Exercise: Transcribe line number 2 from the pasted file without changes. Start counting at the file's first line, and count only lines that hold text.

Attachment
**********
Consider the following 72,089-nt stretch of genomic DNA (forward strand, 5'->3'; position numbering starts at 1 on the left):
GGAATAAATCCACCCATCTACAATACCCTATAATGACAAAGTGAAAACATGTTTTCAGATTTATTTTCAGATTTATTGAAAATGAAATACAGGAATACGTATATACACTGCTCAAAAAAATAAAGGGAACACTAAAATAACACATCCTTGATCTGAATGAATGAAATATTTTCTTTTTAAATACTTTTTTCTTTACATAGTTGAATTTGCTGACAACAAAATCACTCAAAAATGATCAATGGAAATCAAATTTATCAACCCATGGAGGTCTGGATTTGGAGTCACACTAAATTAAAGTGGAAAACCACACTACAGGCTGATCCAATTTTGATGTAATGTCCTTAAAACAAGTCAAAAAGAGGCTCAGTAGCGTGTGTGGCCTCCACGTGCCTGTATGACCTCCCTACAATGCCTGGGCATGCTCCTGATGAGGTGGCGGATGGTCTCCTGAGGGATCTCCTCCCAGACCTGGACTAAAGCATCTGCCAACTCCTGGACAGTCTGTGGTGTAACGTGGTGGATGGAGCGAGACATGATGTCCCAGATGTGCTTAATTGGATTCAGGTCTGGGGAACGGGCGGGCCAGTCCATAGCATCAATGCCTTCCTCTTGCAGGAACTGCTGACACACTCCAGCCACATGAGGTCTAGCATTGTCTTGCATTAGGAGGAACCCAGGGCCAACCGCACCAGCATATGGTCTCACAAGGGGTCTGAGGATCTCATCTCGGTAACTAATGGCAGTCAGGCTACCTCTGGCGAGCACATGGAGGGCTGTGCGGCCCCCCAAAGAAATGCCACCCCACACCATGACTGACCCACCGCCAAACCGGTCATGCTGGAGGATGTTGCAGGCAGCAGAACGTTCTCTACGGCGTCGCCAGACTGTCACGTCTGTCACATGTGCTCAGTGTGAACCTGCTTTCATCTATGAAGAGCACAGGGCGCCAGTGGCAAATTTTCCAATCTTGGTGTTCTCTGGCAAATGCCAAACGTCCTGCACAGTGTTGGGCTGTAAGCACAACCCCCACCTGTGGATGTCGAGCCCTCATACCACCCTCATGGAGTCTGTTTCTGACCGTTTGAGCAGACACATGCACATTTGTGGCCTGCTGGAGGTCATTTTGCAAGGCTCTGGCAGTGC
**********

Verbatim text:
GGAATAAATCCACCCATCTACAATACCCTATAATGACAAAGTGAAAACATGTTTTCAGATTTATTTTCAGATTTATTGAAAATGAAATACAGGAATACGTATATACACTGCTCAAAAAAATAAAGGGAACACTAAAATAACACATCCTTGATCTGAATGAATGAAATATTTTCTTTTTAAATACTTTTTTCTTTACATAGTTGAATTTGCTGACAACAAAATCACTCAAAAATGATCAATGGAAATCAAATTTATCAACCCATGGAGGTCTGGATTTGGAGTCACACTAAATTAAAGTGGAAAACCACACTACAGGCTGATCCAATTTTGATGTAATGTCCTTAAAACAAGTCAAAAAGAGGCTCAGTAGCGTGTGTGGCCTCCACGTGCCTGTATGACCTCCCTACAATGCCTGGGCATGCTCCTGATGAGGTGGCGGATGGTCTCCTGAGGGATCTCCTCCCAGACCTGGACTAAAGCATCTGCCAACTCCTGGACAGTCTGTGGTGTAACGTGGTGGATGGAGCGAGACATGATGTCCCAGATGTGCTTAATTGGATTCAGGTCTGGGGAACGGGCGGGCCAGTCCATAGCATCAATGCCTTCCTCTTGCAGGAACTGCTGACACACTCCAGCCACATGAGGTCTAGCATTGTCTTGCATTAGGAGGAACCCAGGGCCAACCGCACCAGCATATGGTCTCACAAGGGGTCTGAGGATCTCATCTCGGTAACTAATGGCAGTCAGGCTACCTCTGGCGAGCACATGGAGGGCTGTGCGGCCCCCCAAAGAAATGCCACCCCACACCATGACTGACCCACCGCCAAACCGGTCATGCTGGAGGATGTTGCAGGCAGCAGAACGTTCTCTACGGCGTCGCCAGACTGTCACGTCTGTCACATGTGCTCAGTGTGAACCTGCTTTCATCTATGAAGAGCACAGGGCGCCAGTGGCAAATTTTCCAATCTTGGTGTTCTCTGGCAAATGCCAAACGTCCTGCACAGTGTTGGGCTGTAAGCACAACCCCCACCTGTGGATGTCGAGCCCTCATACCACCCTCATGGAGTCTGTTTCTGACCGTTTGAGCAGACACATGCACATTTGTGGCCTGCTGGAGGTCATTTTGCAAGGCTCTGGCAGTGC